At present, an ever increasing number of planning applications are being submitted to already overloaded local planning authorities. Couple this with increasing levels of awareness and participation from the wider planning community and the net result is a universal call for quicker, more joined-up planning services that are more accessible and accountable.
This has given rise to the emergence of silver bullet planners - those who are promoting the effective use of information technology to tackle central planning issues. I count myself among them.
An RTPI event asked how information technology in planning can be used to improve the current system. It started by asking five simple questions:
- What percentage of unitary, district, borough and national park local planning authorities in England and Wales are live on the Planning Portal?
- How many are capable of receiving online applications?
- How many visitors does the Planning Portal receive in an average month?
- How many planning applications are currently handled each month by the Planning Portal?
- Fill in the missing words: "It is thanks to services such as the ****** that the UK has moved up the EU's e-government league table this year to third place in sophistication of e-services." (Cap Gemini - EU e-Services Benchmark Review 05).
The answers are: 100 per cent; 135; more than 50,000; more than 650; and "Planning Portal". The real question is what impact information technology can have on the planning reform agenda?
ODPM e-planning programme director Richard Goodwin outlined the role that the Pendleton criteria and the planning delivery grant play in driving forward the cultural change. He then discussed how this can deliver real improvements for the entire system.
The message was clear. The ODPM's e-planning blueprint for change is about business process change rather than technology, and the challenge is for the planning community to implement culture change initiatives. This is driving change in planning and information technology is simply an effective channel for its delivery.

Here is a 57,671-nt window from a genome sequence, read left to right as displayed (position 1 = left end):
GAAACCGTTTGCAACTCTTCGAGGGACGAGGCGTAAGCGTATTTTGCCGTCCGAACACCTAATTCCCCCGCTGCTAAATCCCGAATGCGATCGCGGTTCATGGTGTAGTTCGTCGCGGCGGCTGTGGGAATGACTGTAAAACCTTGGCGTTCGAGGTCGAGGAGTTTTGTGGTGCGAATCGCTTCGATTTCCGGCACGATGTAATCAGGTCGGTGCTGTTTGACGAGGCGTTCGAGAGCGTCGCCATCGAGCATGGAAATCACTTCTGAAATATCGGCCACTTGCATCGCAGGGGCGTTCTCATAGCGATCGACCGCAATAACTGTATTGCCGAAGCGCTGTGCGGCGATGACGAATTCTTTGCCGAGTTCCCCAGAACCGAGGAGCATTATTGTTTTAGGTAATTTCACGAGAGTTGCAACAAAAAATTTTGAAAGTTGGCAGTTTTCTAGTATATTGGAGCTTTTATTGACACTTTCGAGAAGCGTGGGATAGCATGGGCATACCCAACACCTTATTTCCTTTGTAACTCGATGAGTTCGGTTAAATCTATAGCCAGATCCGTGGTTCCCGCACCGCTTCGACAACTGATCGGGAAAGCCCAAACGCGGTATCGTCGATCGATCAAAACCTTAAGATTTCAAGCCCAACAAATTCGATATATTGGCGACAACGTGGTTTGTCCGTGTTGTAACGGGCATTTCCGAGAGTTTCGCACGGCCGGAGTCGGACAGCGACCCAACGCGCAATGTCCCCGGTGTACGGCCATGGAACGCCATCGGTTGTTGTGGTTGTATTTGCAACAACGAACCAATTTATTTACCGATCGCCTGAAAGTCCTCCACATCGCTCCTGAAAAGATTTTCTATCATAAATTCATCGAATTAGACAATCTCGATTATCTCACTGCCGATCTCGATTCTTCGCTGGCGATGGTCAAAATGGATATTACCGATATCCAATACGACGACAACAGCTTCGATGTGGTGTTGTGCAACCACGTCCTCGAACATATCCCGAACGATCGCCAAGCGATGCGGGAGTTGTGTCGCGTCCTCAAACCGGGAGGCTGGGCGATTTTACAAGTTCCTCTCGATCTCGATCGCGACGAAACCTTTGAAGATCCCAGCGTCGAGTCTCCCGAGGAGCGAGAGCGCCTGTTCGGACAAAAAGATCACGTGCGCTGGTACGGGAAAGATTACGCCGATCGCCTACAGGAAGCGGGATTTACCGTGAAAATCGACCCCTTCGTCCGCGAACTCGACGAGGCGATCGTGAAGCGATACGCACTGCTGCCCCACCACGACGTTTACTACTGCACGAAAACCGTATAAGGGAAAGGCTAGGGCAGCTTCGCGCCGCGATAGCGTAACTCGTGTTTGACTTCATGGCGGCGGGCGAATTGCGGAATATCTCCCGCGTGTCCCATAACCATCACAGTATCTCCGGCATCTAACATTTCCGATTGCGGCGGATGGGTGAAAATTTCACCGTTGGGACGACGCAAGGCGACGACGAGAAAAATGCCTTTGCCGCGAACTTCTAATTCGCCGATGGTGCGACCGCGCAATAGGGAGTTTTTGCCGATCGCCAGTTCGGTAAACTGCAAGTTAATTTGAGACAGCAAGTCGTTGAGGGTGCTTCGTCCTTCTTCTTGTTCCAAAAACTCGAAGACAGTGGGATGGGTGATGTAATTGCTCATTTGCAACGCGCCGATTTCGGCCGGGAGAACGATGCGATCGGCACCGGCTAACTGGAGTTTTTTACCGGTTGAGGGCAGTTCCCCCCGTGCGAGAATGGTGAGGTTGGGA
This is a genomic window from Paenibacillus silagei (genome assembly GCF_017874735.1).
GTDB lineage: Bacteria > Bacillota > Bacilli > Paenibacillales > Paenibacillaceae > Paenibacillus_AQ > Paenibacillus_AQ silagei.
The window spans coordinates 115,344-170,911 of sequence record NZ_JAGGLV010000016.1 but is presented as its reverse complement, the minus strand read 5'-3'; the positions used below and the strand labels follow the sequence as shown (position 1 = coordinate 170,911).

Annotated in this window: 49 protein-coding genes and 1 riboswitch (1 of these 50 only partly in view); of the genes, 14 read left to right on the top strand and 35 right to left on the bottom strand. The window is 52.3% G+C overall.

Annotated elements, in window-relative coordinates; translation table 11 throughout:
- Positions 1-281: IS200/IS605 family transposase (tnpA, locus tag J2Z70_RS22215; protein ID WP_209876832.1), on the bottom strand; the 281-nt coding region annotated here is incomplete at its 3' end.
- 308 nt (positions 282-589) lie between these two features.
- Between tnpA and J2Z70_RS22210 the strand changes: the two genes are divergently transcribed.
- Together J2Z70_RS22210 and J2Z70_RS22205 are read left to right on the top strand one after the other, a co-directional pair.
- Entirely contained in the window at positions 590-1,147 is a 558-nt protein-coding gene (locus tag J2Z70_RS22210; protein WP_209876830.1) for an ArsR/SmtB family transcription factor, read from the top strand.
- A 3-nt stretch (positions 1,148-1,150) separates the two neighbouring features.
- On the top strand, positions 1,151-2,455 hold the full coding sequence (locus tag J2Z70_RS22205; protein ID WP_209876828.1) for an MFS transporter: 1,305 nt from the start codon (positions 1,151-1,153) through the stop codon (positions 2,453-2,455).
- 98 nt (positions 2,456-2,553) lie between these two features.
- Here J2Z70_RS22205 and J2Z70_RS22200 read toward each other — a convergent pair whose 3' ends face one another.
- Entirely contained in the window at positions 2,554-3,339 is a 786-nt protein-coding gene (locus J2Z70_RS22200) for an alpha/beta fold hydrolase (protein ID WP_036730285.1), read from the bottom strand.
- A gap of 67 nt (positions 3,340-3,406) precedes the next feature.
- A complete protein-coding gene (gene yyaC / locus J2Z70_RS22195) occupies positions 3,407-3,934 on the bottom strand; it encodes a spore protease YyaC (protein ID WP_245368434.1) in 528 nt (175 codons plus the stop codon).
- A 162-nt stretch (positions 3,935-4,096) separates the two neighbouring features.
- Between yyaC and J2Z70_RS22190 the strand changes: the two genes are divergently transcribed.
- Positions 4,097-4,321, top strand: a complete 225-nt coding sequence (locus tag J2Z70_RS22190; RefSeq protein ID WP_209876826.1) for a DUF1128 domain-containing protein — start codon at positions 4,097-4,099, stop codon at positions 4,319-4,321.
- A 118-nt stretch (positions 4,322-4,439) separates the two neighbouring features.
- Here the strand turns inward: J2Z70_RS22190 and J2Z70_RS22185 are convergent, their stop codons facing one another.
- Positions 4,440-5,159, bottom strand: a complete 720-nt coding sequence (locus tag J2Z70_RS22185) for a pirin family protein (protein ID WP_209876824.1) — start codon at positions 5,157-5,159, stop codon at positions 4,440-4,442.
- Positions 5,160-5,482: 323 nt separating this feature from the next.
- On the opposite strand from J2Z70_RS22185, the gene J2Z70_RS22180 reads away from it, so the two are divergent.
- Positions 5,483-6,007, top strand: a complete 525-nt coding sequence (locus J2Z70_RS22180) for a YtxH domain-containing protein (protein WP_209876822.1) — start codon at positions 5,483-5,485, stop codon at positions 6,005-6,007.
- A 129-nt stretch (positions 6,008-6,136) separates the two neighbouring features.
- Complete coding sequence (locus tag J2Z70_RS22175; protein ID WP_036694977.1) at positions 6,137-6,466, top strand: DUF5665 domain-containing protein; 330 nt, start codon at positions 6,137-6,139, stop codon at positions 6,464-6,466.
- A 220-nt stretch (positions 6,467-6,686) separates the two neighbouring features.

What Planning and Regulatory Services Online (PARSOL) has developed over the past two years was outlined by Jim Worley from Melton Borough Council and PARSOL. He urged planning authorities to avoid reinventing the wheel.
The PARSOL products, tool kits, guidance and standards have been developed by local authorities for local authorities. The aim is to learn from others and to utilise best practice to deliver better services.
The challenge is to ensure that you maximise the benefits from information technology and are clear about what you want to achieve, said Richard Waite from Caps Solutions.
The art is knowing what a partnership with an information technology supplier should deliver and then working together to deliver it. Effective systems not only deliver improvements to front-of-house services, but they can also improve the manner in which the day-to-day activities of your organisation are carried out.
The Planning Casework Service is up and running, confirmed the Planning Inspectorate's Jo Fox. The inspectorate is at the forefront of e-enabling front-of-house services, but it started internally and is changing the way in which the organisation delivers its key services through the effective use of technology.
The role that mapping systems can play in introducing spatial elements to e-planning was outlined by Robin Waters from RSW Geomatics. This is an issue for the planners and the planning systems of tomorrow. Geo-mapping can play a key role in the effective delivery of services.
Finally, who is driving who?
- Planning is driving information technology to deliver better services in a joined-up manner.
- Information technology is delivering effective office solutions.
- The potential that geo-mapping has in the effective delivery of planning services is something that will become increasingly relevant when planning for the future.
Paul Kilner is director of the Planning Portal.
- See Planning, 30 September, p14, 21 October, p17 and 28 October, p23.